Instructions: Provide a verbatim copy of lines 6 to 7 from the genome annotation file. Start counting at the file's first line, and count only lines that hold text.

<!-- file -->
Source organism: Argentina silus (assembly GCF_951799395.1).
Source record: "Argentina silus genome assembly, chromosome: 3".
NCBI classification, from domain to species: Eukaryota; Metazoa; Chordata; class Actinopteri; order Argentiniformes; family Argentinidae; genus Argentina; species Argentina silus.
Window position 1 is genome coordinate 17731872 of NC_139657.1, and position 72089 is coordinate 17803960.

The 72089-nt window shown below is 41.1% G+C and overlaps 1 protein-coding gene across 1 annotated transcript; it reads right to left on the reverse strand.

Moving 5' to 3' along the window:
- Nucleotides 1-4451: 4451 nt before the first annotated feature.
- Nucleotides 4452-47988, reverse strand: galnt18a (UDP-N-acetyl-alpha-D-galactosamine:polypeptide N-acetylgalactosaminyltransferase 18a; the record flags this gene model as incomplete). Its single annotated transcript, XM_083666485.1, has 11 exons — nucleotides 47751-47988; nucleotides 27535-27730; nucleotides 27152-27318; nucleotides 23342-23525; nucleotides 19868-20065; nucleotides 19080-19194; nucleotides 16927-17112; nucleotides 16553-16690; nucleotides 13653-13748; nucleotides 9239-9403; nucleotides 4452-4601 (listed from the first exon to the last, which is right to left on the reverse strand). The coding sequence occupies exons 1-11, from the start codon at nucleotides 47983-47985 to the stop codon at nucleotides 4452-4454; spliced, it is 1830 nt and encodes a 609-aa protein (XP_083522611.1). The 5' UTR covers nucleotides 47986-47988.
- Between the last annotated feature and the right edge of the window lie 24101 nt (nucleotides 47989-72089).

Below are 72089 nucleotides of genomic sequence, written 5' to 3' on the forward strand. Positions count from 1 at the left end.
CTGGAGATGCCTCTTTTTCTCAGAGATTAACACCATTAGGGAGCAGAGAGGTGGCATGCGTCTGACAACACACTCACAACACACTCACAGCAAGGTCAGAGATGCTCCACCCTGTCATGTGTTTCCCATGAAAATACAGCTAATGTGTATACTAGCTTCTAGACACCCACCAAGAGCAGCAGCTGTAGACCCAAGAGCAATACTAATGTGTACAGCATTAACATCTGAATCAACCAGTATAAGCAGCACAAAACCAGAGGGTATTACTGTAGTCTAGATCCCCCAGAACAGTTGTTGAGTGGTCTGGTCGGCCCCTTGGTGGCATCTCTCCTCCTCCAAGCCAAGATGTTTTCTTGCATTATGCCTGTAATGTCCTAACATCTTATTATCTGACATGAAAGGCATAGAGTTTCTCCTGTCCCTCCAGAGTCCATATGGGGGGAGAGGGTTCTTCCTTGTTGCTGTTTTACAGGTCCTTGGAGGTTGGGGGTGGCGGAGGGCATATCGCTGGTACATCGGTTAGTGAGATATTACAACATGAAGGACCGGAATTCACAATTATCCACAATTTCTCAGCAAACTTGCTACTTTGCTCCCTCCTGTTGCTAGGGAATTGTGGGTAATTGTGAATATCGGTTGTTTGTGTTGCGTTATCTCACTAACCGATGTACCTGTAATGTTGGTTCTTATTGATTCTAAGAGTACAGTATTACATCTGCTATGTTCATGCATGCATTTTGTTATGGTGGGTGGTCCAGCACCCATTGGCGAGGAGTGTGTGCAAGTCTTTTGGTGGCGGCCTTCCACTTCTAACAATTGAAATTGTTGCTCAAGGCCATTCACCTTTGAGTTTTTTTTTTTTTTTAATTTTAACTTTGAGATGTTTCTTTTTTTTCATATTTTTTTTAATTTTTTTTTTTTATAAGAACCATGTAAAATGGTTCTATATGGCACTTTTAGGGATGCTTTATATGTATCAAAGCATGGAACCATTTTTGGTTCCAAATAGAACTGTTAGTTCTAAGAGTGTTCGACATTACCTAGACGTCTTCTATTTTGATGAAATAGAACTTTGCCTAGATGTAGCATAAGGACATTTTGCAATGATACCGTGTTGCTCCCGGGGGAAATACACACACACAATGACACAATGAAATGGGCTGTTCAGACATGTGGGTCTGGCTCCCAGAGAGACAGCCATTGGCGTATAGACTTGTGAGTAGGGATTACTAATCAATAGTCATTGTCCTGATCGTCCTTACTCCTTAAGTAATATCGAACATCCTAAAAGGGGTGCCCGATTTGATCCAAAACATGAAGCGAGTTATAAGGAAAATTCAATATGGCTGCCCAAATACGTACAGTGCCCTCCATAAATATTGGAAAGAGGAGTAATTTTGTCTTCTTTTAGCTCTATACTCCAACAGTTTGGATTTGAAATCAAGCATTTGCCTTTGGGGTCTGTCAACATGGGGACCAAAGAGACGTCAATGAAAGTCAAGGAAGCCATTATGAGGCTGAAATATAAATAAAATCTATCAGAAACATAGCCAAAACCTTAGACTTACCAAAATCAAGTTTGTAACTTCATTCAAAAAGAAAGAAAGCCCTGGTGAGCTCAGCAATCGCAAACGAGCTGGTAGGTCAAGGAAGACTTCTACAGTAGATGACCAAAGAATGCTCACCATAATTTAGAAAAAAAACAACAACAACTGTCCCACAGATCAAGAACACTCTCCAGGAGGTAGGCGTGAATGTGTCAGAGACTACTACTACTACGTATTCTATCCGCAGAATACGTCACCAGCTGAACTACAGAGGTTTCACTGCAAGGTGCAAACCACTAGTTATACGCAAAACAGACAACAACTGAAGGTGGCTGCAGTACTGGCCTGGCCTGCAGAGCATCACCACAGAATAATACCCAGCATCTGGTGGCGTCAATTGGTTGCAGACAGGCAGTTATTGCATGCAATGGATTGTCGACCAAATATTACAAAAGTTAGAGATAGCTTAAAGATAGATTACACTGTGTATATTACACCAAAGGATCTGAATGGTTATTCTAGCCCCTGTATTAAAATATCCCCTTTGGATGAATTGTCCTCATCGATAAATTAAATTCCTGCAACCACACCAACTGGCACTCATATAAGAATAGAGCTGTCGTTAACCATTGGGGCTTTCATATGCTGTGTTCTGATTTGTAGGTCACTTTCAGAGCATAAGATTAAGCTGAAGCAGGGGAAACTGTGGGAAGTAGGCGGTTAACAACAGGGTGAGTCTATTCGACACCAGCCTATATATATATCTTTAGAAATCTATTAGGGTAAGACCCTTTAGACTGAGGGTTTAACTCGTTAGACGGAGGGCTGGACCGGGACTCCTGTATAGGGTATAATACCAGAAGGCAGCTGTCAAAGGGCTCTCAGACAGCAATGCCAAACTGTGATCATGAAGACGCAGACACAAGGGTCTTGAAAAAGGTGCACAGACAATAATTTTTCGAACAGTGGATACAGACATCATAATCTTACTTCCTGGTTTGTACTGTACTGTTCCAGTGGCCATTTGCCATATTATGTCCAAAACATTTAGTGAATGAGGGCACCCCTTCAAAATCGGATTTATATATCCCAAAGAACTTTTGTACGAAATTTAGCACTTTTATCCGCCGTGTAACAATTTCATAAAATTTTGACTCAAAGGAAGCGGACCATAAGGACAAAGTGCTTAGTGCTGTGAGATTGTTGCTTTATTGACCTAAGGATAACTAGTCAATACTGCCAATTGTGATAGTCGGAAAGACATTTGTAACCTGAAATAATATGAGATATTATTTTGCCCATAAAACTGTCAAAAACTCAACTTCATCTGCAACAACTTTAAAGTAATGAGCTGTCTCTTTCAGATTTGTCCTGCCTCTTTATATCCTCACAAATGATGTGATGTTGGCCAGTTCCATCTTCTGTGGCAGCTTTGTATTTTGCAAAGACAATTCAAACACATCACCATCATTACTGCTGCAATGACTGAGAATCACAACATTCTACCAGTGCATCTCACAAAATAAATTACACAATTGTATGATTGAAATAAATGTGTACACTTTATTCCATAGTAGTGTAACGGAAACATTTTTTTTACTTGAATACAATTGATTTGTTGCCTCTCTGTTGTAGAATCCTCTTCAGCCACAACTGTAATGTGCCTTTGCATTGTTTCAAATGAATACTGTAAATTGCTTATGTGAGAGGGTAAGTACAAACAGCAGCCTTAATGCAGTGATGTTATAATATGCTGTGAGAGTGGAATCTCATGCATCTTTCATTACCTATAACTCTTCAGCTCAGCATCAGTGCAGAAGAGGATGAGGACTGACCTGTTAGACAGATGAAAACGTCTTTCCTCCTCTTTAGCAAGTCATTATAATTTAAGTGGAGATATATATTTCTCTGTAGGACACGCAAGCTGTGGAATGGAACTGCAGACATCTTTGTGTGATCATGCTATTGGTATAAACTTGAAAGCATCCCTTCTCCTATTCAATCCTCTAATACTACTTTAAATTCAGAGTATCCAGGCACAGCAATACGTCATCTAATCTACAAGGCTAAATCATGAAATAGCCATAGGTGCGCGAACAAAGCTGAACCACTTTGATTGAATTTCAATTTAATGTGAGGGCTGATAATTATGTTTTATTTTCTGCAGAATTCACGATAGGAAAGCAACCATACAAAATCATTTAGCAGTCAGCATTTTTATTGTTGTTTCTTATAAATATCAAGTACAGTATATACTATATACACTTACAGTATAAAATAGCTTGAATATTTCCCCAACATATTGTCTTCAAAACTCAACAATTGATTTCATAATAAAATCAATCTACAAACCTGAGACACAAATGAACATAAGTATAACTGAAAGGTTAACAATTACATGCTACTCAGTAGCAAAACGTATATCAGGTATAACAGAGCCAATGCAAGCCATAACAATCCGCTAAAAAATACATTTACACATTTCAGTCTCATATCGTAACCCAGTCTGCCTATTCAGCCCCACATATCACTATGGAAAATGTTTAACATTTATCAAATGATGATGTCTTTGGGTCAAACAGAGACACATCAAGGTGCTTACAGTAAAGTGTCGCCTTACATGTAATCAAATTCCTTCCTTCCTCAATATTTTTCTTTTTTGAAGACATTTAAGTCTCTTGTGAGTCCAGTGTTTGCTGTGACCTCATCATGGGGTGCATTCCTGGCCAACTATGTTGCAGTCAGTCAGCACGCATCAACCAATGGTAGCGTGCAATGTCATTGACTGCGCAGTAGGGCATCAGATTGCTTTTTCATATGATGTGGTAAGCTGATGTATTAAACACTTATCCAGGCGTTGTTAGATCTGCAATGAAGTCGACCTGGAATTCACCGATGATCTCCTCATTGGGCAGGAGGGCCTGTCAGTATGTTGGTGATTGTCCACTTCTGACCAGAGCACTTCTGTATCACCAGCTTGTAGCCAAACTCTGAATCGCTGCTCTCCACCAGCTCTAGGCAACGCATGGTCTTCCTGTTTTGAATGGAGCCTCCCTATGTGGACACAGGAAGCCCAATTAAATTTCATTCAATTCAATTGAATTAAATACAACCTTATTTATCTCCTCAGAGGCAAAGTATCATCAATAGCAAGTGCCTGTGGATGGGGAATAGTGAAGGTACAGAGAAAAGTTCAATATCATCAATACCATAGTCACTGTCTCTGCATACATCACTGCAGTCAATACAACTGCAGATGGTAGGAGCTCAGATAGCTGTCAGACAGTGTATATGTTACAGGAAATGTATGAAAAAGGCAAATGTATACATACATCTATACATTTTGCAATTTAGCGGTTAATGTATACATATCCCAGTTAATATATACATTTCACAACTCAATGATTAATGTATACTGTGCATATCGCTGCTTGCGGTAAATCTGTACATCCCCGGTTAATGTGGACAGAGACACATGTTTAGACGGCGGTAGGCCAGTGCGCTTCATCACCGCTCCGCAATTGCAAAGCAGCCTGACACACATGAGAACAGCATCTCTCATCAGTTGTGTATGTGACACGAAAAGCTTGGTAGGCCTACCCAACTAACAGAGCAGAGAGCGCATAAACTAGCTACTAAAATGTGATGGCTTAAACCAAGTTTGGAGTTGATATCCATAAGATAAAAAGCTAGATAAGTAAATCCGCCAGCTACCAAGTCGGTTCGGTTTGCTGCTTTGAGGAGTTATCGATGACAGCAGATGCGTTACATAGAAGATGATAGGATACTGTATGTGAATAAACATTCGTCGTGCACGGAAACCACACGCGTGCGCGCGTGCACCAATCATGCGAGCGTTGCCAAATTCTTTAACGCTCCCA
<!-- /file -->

Moving 5' to 3' along the window:
- Nucleotides 1-4451: 4451 nt before the first annotated feature.